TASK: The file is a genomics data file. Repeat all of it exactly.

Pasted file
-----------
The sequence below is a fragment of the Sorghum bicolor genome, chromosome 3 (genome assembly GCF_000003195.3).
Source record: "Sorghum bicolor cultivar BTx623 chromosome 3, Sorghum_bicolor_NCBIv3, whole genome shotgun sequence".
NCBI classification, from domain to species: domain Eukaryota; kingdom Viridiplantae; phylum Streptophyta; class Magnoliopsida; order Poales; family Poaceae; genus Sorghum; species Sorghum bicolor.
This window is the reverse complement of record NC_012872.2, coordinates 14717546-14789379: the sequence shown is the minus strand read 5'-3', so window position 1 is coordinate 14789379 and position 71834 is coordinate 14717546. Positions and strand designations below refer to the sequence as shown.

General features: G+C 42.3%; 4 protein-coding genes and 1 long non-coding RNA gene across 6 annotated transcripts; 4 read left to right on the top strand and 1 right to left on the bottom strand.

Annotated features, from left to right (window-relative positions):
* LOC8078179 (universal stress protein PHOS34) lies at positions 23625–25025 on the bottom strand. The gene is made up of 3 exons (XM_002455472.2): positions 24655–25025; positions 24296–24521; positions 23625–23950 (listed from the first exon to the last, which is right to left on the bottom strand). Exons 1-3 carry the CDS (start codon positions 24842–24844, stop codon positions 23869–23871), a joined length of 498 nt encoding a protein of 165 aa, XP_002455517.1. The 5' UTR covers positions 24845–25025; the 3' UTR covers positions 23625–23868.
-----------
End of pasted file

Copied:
The sequence below is a fragment of the Sorghum bicolor genome, chromosome 3 (genome assembly GCF_000003195.3).
Source record: "Sorghum bicolor cultivar BTx623 chromosome 3, Sorghum_bicolor_NCBIv3, whole genome shotgun sequence".
NCBI classification, from domain to species: domain Eukaryota; kingdom Viridiplantae; phylum Streptophyta; class Magnoliopsida; order Poales; family Poaceae; genus Sorghum; species Sorghum bicolor.
This window is the reverse complement of record NC_012872.2, coordinates 14717546-14789379: the sequence shown is the minus strand read 5'-3', so window position 1 is coordinate 14789379 and position 71834 is coordinate 14717546. Positions and strand designations below refer to the sequence as shown.

General features: G+C 42.3%; 4 protein-coding genes and 1 long non-coding RNA gene across 6 annotated transcripts; 4 read left to right on the top strand and 1 right to left on the bottom strand.

Annotated features, from left to right (window-relative positions):
* LOC8078179 (universal stress protein PHOS34) lies at positions 23625–25025 on the bottom strand. The gene is made up of 3 exons (XM_002455472.2): positions 24655–25025; positions 24296–24521; positions 23625–23950 (listed from the first exon to the last, which is right to left on the bottom strand). Exons 1-3 carry the CDS (start codon positions 24842–24844, stop codon positions 23869–23871), a joined length of 498 nt encoding a protein of 165 aa, XP_002455517.1. The 5' UTR covers positions 24845–25025; the 3' UTR covers positions 23625–23868.